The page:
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Getting Paid What You’re Worth as a Physician: How to Know Your Value and Get It

Most physicians have little to no formal business training. The only negotiating we do is with our patients, trying to convince them to take a statin to bring that total cholesterol value back under 300.

On the other hand, those that prepare our contracts often have business degrees. They negotiate contracts for a living, and their incentives and interests are rarely aligned with yours. It’s not a fair fight.

Fortunately, there are physicians and physician advocates looking to level the playing field, arm you with the data you need, and help you negotiate a deal that falls in your favor.

The following guest post on the topic was submitted by Dr. Kathryn Sarnoski, MD, OBGYN with Compensation Rx, an innovative compensation solution from Contract Diagnostics, a longstanding sponsor of this site.


Getting Paid What You’re Worth as a Physician


I Thought I Was Paid Well…


When I graduated from my residency in OBGYN in 2017, I went from making $49,000 per year to $250,000. If my math is correct, that’s around a 500% raise?! I was thrilled, to say the least.

Suddenly, that paycheck-to-paycheck lifestyle converted to one of comfort and ease. I could go out to eat without fretting over credit card limits, and it didn’t just have to be happy hour deals. I felt like a million bucks, even if it was technically only a quarter million.

Little did I know, one of my fellow residents was only making $235,000, at basically the same job, while another just got offered upwards of $350,000 just a few miles up the street. We didn’t talk about any of this until months later (maybe it was years) when I finally started feeling comfortable understanding contract language and negotiating for myself and my values.

I was fascinated to know what others were seeing and negotiating.


The Impact of Below Market Pay


Understanding how differences in income can impact our lifelong wealth and ability to achieve FIRE is critical. Especially in my field of OBGYN, we’re a field heavily dominated by female physicians. Female physicians are historically known to have drastically lower salaries than our male counterparts and women are also known to be less likely to negotiate.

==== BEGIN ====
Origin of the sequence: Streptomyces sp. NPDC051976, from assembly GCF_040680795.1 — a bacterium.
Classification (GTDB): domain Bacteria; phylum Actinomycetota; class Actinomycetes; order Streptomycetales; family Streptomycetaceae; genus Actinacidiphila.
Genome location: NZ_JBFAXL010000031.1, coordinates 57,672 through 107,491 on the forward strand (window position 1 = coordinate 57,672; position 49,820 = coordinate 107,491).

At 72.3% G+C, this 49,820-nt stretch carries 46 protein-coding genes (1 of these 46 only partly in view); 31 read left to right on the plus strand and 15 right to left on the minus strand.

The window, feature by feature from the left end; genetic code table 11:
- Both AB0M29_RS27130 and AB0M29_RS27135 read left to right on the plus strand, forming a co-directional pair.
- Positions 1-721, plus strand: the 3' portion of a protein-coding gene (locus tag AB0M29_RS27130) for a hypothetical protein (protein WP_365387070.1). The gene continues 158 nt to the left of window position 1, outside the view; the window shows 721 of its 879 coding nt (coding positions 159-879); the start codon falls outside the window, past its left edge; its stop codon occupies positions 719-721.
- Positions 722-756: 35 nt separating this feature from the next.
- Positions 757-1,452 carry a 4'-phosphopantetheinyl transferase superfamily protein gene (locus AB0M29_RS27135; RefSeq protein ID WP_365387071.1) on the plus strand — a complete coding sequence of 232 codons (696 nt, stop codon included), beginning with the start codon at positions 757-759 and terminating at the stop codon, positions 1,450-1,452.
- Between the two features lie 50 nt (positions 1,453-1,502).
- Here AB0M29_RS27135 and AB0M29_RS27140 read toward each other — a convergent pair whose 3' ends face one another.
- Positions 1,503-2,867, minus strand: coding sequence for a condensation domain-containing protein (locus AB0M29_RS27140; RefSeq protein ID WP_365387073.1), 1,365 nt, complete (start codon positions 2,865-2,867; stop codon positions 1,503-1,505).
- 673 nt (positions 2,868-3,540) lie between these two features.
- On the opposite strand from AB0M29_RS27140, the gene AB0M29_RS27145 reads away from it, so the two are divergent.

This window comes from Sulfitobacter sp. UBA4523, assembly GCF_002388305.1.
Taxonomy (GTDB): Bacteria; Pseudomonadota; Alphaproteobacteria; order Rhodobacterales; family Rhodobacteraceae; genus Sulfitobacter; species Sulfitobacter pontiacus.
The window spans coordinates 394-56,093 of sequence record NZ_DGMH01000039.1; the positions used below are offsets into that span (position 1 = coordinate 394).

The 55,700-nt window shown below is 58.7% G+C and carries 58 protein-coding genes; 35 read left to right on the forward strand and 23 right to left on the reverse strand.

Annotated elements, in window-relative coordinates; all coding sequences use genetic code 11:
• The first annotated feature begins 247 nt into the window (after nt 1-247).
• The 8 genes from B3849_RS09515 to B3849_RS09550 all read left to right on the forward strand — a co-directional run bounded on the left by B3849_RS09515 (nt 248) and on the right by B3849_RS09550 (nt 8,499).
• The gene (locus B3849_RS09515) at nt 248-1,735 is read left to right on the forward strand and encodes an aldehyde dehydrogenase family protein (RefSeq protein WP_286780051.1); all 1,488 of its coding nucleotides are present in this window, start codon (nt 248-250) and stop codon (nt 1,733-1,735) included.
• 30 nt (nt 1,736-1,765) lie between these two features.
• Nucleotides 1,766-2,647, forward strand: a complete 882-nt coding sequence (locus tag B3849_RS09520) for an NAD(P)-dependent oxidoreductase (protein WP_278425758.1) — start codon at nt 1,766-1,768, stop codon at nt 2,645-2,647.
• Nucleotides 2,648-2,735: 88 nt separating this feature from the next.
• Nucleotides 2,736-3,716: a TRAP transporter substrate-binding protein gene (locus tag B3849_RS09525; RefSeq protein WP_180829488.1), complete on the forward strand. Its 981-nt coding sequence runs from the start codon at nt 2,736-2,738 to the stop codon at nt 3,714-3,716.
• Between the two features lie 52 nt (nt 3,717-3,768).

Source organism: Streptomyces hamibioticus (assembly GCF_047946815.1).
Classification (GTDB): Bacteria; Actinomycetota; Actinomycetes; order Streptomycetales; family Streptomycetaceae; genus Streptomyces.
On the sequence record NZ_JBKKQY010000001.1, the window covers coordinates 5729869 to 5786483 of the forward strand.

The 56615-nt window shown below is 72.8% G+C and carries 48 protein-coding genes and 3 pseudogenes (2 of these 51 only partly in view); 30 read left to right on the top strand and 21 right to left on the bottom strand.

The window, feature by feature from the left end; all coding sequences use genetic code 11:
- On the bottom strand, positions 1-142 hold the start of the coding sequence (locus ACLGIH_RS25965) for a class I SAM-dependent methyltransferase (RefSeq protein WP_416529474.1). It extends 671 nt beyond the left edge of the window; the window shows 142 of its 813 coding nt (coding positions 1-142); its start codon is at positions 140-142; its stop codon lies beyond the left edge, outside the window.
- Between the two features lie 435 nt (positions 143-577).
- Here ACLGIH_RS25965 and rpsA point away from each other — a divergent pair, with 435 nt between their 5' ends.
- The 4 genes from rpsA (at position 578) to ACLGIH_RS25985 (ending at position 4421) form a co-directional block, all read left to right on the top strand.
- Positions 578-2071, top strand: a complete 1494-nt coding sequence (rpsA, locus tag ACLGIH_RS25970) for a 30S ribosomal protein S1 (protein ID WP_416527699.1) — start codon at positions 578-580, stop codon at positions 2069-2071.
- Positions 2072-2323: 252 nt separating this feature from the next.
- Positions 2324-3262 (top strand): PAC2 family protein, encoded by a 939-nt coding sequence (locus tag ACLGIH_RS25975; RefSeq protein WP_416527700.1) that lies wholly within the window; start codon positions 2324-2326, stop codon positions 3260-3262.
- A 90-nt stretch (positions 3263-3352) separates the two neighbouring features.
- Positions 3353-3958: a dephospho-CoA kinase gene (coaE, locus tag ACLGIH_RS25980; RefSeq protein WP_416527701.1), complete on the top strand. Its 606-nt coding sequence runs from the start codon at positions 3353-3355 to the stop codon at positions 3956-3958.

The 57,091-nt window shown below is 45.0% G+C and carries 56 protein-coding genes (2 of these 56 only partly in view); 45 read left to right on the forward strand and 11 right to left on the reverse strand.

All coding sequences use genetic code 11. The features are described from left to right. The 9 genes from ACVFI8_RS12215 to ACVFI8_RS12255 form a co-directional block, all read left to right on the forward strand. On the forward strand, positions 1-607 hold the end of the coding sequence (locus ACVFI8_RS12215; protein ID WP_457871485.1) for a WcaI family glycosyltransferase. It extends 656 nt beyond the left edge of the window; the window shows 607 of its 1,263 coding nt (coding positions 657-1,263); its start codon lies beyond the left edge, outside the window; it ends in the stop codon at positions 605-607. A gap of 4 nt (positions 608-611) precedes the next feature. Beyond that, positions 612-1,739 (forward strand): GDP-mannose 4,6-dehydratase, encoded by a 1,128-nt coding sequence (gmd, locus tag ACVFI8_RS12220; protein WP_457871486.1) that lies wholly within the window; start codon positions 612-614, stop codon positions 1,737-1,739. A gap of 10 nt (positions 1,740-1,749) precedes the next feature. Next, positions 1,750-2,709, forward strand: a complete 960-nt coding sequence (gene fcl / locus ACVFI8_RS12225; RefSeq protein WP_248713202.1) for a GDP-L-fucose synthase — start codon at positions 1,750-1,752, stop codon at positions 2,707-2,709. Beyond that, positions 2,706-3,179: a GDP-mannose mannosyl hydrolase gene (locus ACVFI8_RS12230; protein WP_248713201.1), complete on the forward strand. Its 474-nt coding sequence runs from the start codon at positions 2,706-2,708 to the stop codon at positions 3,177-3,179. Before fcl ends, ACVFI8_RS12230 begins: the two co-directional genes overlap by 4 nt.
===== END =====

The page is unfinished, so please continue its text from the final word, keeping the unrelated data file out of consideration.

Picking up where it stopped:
According to Doximity’s 2021 Physician Compensation Report, published in January 2022, the physician gender pay gap has been growing over the past 5 years. In 2021, the gender pay gap was 28.2%, which represents a $122,000 pay difference in that single year!

We also see regional differences that have massive impacts on physician income as well. The recent MGMA 2022 Physician Compensation Survey report shows, as an example, that surgical specialists in Nevada (the state with highest median physician income rates) are on average paid $612,630 a year more than their counterparts in Idaho (the state with lowest median income).

Given the effects of compounding growth, a relatively small difference in gross annual income now can generate a difference of millions of dollars over a career.


Knowing Your Value


How do we even begin to address all of these discrepancies and conundrums? How do we know what we are worth?

I’m not talking about your value as a human; we know there is no price tag on that, but as a physician, there are metrics and expectations that have a monetary value, and we should be compensated appropriately to reflect that.

Keeping in mind that every job, with its call schedule, clinical duties, patient volume, and complexity is a little different. The differences further abound when you begin to consider location differences, private practice versus hospital employed, or W-2 versus independent contractor roles.

To weigh all of these considerations, there are a few best ways to know your value and know what’s fair. Your primary go-to’s should be physician compensation surveys and other job offers in the same region and field.

If you apply widely in your current location and receive offers, you can compare what neighboring jobs are offering in terms of the clinical position and expectations as well as compensation and benefits packages. Essentially, you are doing your own market research!

This approach is great, yet certainly not without dedication to the time and enthusiasm required to interview so abundantly. A great alternative (or supplement to individual market research) is to review the main comprehensive physician compensation surveys, such as MGMA, AAMC, and SullivanCotter, of which MGMA is likely one of the most frequently utilized by employers.


Get Your Hands on the Data


Because these survey data sets are expensive to purchase, they are often prohibitory for individual clinicians to access. In order to obtain information that is pertinent to your field and situation, you can contact a physician contract lawyer or company who owns this data set and can pull and share the MGMA data on your behalf.